Older pupils are avid readers. They develop their fluency and comprehension through reading carefully selected class novels. Parents and pupils share a love of reading at the monthly reading cafes.
Children settle quickly into the Reception class. Staff take every opportunity to develop children’s language and mathematical skills. Staff use the outdoor environment to enrich learning. For example, children visited a local forest centre. They collected natural materials and made string maps to show the journey of a mouse. They shared these journeys using a range of geographical vocabulary.
Pupils with special educational needs and/or disabilities (SEND) receive effective support to access the curriculum. This is usually provided in class, so that pupils do not miss out on learning in the wider curriculum. Pupils with SEND make steady progress through the targets on their plans.
Pupils know the importance of helping people who are less fortunate than themselves. One pupil has inspired the whole school to support a toilet twinning project. Pupils proudly display the community scrapbook which records fundraising events.
Governors know the school well. They share the same ambition as the headteacher to improve the curriculum. Governors undertake a wide range of training. This helps them to support and challenge the headteacher effectively.
Pupils, parents and staff recognise the positive changes that the headteacher is making. Teachers appreciate the opportunities that leaders provide to improve their learning. This includes the recent training on the role of the curriculum leader.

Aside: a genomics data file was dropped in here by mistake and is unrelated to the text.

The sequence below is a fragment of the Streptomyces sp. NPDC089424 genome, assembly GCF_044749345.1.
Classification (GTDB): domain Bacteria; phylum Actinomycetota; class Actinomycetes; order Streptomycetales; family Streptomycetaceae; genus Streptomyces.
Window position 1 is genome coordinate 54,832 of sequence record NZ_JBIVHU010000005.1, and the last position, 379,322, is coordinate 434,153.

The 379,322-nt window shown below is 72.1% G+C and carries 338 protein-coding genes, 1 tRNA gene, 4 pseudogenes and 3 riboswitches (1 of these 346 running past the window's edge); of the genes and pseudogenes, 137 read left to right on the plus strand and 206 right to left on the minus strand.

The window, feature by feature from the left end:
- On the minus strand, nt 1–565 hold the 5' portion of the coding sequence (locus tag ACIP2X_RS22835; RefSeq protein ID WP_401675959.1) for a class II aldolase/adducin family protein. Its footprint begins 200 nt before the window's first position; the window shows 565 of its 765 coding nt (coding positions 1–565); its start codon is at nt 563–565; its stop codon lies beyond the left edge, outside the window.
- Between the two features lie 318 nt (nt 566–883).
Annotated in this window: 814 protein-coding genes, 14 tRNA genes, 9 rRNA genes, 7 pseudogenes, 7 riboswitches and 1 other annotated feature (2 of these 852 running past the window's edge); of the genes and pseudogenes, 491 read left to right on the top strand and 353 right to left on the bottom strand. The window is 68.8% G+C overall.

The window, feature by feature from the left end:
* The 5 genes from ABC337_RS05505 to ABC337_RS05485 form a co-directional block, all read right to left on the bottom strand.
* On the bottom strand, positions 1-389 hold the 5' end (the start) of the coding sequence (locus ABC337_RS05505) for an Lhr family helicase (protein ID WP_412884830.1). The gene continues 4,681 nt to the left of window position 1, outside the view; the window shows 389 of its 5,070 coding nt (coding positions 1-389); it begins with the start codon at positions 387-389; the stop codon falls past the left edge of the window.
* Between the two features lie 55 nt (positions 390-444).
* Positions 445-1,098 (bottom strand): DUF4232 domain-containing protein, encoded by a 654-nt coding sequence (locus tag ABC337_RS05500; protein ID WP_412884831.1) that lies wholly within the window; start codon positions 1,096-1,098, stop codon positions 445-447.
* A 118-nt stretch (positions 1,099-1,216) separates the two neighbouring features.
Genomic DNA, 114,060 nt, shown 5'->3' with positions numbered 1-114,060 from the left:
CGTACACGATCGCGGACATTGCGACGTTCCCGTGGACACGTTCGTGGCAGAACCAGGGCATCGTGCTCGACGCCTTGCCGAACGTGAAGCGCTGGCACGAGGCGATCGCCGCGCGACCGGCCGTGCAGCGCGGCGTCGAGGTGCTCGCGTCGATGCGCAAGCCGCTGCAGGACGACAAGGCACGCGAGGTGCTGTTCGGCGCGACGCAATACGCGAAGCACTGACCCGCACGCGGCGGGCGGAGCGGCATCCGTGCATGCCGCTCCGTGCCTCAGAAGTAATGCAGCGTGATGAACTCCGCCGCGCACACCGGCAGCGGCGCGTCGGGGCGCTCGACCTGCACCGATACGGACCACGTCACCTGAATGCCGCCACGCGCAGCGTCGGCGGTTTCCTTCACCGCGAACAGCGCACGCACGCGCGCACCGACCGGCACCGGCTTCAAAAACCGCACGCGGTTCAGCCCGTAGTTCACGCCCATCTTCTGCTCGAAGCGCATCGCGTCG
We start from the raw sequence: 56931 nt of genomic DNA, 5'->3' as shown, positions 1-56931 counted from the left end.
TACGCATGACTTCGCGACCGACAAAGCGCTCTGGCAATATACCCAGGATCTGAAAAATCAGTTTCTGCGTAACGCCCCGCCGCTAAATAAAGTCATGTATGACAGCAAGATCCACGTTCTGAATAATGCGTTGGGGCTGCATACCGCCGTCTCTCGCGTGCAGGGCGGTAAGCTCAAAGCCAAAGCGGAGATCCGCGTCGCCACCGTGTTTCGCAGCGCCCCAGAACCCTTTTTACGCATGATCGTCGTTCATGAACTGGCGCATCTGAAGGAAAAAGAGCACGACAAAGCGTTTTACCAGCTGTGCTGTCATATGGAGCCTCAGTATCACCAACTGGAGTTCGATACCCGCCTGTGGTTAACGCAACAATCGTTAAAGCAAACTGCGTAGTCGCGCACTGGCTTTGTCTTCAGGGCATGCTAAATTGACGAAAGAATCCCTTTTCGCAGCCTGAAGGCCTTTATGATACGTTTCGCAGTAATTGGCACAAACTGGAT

The arrangements for safeguarding are effective.
Leaders make the correct checks on adults who work and volunteer at the school. Staff are well trained to spot the signs that a pupil may be at risk. Staff regularly update their safeguarding training. As a result, staff are knowledgeable and vigilant. When necessary, they take the right action to follow up their concerns.
Pupils are taught to recognise risk. For example, during a fire drill, pupils remained calm. They followed carefully the instructions from adults. Pupils evacuated the building in a matter of minutes. Younger pupils learn about road safety. Older pupils learn how to ride their bike safely on the road.
What does the school need to do to improve?
In the foundation subjects detailed curriculum planning is not available to teachers. This means that there is insufficient guidance for teachers to plan in these subjects. Teachers are not clear what is the most important knowledge to be learned and in what order it should be learned. As a result, new learning does not build on what pupils already know. Senior leaders should ensure that for every foundation subject there is a clear sequence of learning which shows how pupils will develop and build on their knowledge, so that pupils achieve well in these subjects. . Foundation subject leaders do not yet have the knowledge and skills that they need to contribute to curriculum improvements. Recent training for subject leaders is clarifying the expectations of the role. As a result, curriculum leaders are in the early stages of influencing the quality of what is planned and implemented in their subjects. Senior leaders should ensure that foundation subject leaders have time and support to plan the curriculum and carry out the necessary checks on its implementation and impact.